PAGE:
We were introduced to the major theories of adult development, primarily those of Erikson and Levinson, and we learned about Arnett’s “emerging adulthood,” a potentially new stage involving the transition from adolescence to young adulthood, with young adults taking on “adult roles” later than expected. By the late thirties, though, most young adults have become independent of their parents/families of origin and are in the throes of adult work, family, and community activities and responsibilities.
Please read the article below for a summary of some of these early adulthood topics, but from a slightly different perspective—that of generations or cohorts. “Millennials” are defined as individuals who were born between 1981 and 1996, and as such, they make up a large part of today’s young adults. Read about this group in terms of education, work, finances, living with parents, getting married, and having children, comparing their norms with those of previous generations and potentially future generations of young adults. Consider “emerging adulthood”; how much do you think generation, history, and culture are affecting this observed phenomenon? Will it continue to be part of early adulthood development in the future? Why or why not?
Link to Learning: Millenials and other generations
Read this article “Millennial life: How young adulthood today compares with prior generations” from the Pew Research Center.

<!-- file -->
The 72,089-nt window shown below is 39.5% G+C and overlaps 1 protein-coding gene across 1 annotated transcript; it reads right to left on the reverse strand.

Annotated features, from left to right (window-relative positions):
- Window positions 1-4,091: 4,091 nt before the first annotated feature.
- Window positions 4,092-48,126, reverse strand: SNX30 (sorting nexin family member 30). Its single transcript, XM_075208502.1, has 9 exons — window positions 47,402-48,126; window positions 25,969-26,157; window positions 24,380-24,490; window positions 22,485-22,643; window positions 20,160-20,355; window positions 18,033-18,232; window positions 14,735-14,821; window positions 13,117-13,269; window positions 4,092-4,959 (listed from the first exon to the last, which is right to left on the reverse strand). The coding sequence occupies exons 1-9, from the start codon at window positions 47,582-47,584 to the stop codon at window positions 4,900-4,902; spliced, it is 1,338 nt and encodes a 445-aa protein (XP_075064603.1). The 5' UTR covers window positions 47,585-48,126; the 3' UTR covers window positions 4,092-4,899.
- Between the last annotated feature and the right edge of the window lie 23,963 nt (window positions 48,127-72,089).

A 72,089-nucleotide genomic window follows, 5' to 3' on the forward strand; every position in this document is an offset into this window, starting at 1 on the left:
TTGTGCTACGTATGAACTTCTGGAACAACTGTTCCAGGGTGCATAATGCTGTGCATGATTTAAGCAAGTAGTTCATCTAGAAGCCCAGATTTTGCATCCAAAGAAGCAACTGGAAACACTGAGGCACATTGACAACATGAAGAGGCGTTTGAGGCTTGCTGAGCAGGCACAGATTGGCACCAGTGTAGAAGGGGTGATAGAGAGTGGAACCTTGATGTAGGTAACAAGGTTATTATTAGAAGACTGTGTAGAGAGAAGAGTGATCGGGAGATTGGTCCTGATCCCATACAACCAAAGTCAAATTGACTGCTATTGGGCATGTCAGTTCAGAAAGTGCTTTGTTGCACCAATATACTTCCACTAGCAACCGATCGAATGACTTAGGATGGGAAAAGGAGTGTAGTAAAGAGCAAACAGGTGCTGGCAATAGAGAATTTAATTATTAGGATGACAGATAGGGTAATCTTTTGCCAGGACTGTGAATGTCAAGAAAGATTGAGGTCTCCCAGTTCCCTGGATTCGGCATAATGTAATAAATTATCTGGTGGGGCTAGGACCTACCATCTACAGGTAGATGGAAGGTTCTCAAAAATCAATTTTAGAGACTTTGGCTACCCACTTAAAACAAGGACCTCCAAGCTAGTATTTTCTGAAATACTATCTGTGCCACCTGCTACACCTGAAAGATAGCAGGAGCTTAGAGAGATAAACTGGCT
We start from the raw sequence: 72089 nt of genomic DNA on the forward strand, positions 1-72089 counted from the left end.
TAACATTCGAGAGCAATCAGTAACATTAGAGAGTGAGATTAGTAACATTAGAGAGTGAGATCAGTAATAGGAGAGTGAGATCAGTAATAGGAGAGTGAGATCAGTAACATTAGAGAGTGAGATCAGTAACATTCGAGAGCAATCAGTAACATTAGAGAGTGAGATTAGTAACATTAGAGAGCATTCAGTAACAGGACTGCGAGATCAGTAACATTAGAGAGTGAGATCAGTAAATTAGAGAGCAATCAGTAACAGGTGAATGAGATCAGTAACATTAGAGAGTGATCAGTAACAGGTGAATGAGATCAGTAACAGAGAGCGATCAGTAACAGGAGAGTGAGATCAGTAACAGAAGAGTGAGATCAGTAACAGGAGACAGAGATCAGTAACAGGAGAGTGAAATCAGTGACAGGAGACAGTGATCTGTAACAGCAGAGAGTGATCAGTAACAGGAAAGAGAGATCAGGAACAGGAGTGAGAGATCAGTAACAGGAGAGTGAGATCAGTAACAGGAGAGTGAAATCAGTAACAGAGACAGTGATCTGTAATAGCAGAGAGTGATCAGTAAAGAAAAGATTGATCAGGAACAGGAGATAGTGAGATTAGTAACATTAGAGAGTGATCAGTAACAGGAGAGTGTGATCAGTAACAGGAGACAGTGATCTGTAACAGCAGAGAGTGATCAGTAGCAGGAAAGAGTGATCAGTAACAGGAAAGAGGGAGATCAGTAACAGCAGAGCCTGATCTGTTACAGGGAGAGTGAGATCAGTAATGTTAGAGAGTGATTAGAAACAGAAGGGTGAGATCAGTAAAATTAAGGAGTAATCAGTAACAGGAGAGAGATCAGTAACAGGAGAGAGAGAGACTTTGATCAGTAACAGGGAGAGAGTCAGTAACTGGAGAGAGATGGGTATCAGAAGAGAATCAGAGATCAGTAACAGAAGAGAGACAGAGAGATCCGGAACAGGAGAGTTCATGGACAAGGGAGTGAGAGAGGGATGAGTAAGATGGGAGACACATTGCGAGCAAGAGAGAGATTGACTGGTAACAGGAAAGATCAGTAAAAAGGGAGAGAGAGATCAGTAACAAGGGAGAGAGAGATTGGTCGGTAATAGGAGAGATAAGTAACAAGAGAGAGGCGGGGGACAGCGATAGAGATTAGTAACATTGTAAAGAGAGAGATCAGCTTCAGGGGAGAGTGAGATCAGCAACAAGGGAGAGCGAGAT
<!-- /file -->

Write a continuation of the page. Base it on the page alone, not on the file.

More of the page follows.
Additional Supplemental Resources
- Pew Research Center
- Read about social and demographic trends in the article “Millennial life: How young adulthood today compares with prior generations”
- The Brain In Love- TED talk
- Why do we crave love so much, even to the point that we would die for it? To learn more about our very real, very physical need for romantic love, Helen Fisher and her research team took MRIs of people in love — and people who had just been dumped.
- What is Your Attachment Style?
- Attachment theory refers to a set of ideas formulated by psychologists in the 1960s that gives us an exceptionally useful guide to how we behave in relationships. Knowing whether we are secure, anxious, or avoidant in our attachment patterns gives us a vocabulary with which to get on top of some very tricky dynamics and helps us grow into more predictable and more joyful companions in love.
- Listen to Erik Erikson explain this stage in his theory of psychosocial development in his own words.
- Ah, romantic love; beautiful and intoxicating, heart-breaking and soul-crushing… often all at the same time! If romantic love has a purpose, neither science nor psychology has discovered it yet – but over the course of history, some of our most respected philosophers have put forward some intriguing theories. Skye C. Cleary outlines five of these philosophical perspectives on why we love.
The Use of Reinforcement and Punishment in Shaping a Child’s Behavior When a child throws a tantrum, a parent’s sympathetic reaction may only serve to increase such outbursts. More appropriate behavior, though, can be strengthened through negative reinforcement, for example, a reward for improvement in demeanor after a fit of temper.
- In this video, we continue our discussion of developmental–or child–psychology by learning about parenting styles. We’ll focus specifically on the outcomes associated with each parenting style, as well as which parenting style is best long term.